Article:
The funniest line? Gibbsy insisting that The One voted no at the time to send the message that we need to “get serious about fiscal discipline.” Barack Obama and fiscal discipline: Perfect together. Why, he’s like the very first tea partier, isn’t he?

Give Gibbs credit for honesty on this one, though. The One took plenty of votes during his brief layover in the Senate that were aimed squarely at polishing his record for a presidential run down the road. The one on the debt ceiling was aimed at centrists; the votes against Roberts and Alito were aimed at his base. And sometimes, when he couldn’t decide whom to pander to, he just voted present as he’s wont to do.

“The fact that we are here today to debate raising America’s debt limit is a sign of leadership failure,” [Obama] said on March 16, 2006. “Leadership means that ‘the buck stops here.’ Instead, Washington is shifting the burden of bad choices today onto the backs of our children and grandchildren. America has a debt problem and a failure of leadership . Americans deserve better. I therefore intend to oppose the effort to increase America’s debt limit.”

The debt limit was raised by a vote of 52-48.

Asked about that quote – and vote — today, White House press secretary Robert Gibbs said that it was important that “based on the outcome of that vote…the full faith and credit was not in doubt.”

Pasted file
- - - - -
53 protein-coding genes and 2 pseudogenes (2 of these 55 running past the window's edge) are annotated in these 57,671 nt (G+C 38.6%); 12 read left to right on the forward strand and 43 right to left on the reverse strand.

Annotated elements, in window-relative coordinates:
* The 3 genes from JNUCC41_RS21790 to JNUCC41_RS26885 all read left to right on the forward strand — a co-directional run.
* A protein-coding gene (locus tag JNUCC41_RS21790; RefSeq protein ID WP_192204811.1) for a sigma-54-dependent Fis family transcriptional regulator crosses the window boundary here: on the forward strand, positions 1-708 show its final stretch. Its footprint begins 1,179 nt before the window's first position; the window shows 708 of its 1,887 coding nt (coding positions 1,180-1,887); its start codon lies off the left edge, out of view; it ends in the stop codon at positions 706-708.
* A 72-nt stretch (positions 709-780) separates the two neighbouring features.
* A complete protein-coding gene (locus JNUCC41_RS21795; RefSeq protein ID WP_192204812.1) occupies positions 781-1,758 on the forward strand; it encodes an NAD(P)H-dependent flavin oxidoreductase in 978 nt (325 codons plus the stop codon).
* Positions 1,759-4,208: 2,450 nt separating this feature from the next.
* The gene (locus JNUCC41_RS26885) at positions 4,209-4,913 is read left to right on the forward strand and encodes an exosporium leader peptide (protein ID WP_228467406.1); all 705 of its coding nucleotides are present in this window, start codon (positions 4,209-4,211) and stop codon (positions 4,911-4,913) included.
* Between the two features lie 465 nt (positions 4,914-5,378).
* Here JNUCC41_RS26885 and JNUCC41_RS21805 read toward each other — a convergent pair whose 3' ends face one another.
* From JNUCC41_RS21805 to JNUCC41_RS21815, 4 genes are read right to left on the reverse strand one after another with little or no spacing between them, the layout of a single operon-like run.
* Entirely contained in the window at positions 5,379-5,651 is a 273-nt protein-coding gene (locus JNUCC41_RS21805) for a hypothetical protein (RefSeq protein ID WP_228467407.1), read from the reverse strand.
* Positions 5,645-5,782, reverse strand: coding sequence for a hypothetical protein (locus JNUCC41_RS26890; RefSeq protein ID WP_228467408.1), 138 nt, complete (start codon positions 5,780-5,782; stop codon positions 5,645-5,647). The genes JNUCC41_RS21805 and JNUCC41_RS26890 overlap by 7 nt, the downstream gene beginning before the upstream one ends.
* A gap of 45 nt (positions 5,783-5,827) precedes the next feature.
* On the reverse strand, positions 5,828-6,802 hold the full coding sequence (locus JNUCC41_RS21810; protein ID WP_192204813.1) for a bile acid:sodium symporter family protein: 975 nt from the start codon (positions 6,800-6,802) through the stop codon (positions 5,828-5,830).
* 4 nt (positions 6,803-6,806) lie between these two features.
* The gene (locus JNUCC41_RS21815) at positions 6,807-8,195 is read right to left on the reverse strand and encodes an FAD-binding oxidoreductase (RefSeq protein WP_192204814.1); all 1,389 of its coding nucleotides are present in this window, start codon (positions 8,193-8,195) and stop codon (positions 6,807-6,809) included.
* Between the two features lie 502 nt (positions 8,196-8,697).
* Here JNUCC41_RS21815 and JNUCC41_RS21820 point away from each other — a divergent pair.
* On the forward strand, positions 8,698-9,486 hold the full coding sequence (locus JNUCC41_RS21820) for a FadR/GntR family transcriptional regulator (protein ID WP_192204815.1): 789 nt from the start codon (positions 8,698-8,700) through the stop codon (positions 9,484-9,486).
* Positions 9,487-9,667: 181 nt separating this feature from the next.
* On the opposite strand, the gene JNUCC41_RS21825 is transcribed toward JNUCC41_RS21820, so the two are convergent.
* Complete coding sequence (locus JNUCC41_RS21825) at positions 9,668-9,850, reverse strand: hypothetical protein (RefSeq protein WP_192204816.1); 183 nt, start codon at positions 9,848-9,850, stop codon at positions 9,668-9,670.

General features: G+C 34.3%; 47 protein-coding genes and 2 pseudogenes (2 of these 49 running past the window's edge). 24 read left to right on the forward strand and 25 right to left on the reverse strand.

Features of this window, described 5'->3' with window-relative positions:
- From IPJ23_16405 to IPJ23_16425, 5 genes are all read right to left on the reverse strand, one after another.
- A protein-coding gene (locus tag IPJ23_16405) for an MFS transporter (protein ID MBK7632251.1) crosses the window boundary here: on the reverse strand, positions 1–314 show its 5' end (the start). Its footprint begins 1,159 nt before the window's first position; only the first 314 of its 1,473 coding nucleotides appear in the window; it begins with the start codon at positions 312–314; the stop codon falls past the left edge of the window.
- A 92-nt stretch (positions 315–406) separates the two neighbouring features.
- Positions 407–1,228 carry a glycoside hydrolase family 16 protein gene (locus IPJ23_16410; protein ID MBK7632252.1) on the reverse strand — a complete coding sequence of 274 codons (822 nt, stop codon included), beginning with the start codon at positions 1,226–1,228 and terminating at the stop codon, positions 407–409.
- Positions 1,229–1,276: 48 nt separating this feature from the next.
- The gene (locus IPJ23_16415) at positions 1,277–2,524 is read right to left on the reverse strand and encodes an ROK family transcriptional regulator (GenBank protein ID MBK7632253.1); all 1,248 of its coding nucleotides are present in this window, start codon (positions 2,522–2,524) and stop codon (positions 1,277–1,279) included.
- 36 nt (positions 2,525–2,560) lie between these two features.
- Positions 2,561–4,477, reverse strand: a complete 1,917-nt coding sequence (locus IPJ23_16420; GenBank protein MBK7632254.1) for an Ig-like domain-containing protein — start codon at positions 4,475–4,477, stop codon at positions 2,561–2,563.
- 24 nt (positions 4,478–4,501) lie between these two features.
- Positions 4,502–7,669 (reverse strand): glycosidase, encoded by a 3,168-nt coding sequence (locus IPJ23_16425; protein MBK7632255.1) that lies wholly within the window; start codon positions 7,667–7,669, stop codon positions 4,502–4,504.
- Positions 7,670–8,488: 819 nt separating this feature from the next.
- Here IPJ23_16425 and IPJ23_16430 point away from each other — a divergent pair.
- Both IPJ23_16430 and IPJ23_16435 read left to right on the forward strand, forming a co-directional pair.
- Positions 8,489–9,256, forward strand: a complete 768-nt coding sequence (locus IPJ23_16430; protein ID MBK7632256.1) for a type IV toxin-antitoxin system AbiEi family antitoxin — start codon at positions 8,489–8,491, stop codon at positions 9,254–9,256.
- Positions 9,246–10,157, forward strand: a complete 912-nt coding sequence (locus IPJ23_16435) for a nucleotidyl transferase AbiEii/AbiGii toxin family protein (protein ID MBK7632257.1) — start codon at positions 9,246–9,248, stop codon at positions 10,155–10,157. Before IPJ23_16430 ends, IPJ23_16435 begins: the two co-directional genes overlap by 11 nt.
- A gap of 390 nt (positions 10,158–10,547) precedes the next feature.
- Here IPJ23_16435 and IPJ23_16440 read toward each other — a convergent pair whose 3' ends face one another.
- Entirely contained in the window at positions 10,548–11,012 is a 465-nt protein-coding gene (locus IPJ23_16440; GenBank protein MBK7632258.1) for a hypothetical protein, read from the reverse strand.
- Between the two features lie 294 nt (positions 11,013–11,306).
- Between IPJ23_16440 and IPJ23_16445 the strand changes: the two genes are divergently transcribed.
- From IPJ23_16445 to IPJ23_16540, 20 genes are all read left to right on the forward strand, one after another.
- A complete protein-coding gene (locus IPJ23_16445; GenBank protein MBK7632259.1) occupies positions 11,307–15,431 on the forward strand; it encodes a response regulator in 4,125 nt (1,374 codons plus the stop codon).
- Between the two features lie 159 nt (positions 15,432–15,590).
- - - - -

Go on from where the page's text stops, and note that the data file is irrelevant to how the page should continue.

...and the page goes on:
Then-Sen. Obama used the vote “to make a point about needing to get serious about fiscal discipline….His vote was not necessarily needed on that.”

I take it this means that when the House narrowly votes to raise the debt ceiling in a few weeks’ time, the media will let Republicans who vote no off the hook on grounds that their votes weren’t needed either. If all Democrats vote yes, Boehner needs only 25 Republicans to vote with them to form a majority. He himself has hinted at making “adult” decisions about the debt ceiling in recent interviews, which I take as a sign that the GOP leadership will grudgingly go along with raising it. And if they’re on board, surely enough backbenchers will fall in line to get to 25. That won’t stop the great media freakout over meaningless tea party opposition when the floor vote comes, though, so it’ll be fun to revisit this exchange with Gibbs when it happens.

Speaking of Gibbs, he made it official today: His days as press secretary are numbered. When asked by the Times why he’s leaving, Obama responded that Gibbsy — who earns $172,500 a year — has been making do with “relatively modest pay” compared to what he could be earning as a private consultant. The horrifying reality: He’s right.